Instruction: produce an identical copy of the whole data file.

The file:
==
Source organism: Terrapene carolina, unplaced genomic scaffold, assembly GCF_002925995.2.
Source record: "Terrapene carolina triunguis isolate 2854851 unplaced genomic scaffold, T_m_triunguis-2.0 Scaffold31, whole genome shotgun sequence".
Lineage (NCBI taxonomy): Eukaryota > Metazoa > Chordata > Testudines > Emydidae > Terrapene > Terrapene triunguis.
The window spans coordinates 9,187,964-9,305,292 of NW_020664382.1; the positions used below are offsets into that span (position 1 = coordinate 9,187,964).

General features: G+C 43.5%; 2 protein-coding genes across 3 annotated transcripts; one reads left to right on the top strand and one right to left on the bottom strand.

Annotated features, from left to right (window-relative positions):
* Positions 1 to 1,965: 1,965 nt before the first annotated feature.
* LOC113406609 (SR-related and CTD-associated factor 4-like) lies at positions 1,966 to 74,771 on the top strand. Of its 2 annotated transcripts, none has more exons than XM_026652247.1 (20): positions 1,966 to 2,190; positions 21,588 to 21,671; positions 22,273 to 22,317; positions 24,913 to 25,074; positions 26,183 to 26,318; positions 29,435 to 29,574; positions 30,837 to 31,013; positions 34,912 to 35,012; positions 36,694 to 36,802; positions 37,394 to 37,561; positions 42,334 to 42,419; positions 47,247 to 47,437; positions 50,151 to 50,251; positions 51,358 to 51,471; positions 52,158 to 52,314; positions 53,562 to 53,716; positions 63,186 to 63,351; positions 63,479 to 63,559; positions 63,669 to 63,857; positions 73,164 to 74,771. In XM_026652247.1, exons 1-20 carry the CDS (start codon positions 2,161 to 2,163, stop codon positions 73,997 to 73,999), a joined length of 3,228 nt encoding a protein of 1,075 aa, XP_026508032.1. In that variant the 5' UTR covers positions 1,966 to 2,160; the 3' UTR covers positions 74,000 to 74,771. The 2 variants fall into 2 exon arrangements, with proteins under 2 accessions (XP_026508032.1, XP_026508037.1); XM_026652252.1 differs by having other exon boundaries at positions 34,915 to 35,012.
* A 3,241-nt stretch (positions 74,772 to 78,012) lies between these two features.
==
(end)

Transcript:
Source organism: Terrapene carolina, unplaced genomic scaffold, assembly GCF_002925995.2.
Source record: "Terrapene carolina triunguis isolate 2854851 unplaced genomic scaffold, T_m_triunguis-2.0 Scaffold31, whole genome shotgun sequence".
Lineage (NCBI taxonomy): Eukaryota > Metazoa > Chordata > Testudines > Emydidae > Terrapene > Terrapene triunguis.
The window spans coordinates 9,187,964-9,305,292 of NW_020664382.1; the positions used below are offsets into that span (position 1 = coordinate 9,187,964).

General features: G+C 43.5%; 2 protein-coding genes across 3 annotated transcripts; one reads left to right on the top strand and one right to left on the bottom strand.

Annotated features, from left to right (window-relative positions):
* Positions 1 to 1,965: 1,965 nt before the first annotated feature.
* LOC113406609 (SR-related and CTD-associated factor 4-like) lies at positions 1,966 to 74,771 on the top strand. Of its 2 annotated transcripts, none has more exons than XM_026652247.1 (20): positions 1,966 to 2,190; positions 21,588 to 21,671; positions 22,273 to 22,317; positions 24,913 to 25,074; positions 26,183 to 26,318; positions 29,435 to 29,574; positions 30,837 to 31,013; positions 34,912 to 35,012; positions 36,694 to 36,802; positions 37,394 to 37,561; positions 42,334 to 42,419; positions 47,247 to 47,437; positions 50,151 to 50,251; positions 51,358 to 51,471; positions 52,158 to 52,314; positions 53,562 to 53,716; positions 63,186 to 63,351; positions 63,479 to 63,559; positions 63,669 to 63,857; positions 73,164 to 74,771. In XM_026652247.1, exons 1-20 carry the CDS (start codon positions 2,161 to 2,163, stop codon positions 73,997 to 73,999), a joined length of 3,228 nt encoding a protein of 1,075 aa, XP_026508032.1. In that variant the 5' UTR covers positions 1,966 to 2,160; the 3' UTR covers positions 74,000 to 74,771. The 2 variants fall into 2 exon arrangements, with proteins under 2 accessions (XP_026508032.1, XP_026508037.1); XM_026652252.1 differs by having other exon boundaries at positions 34,915 to 35,012.
* A 3,241-nt stretch (positions 74,772 to 78,012) lies between these two features.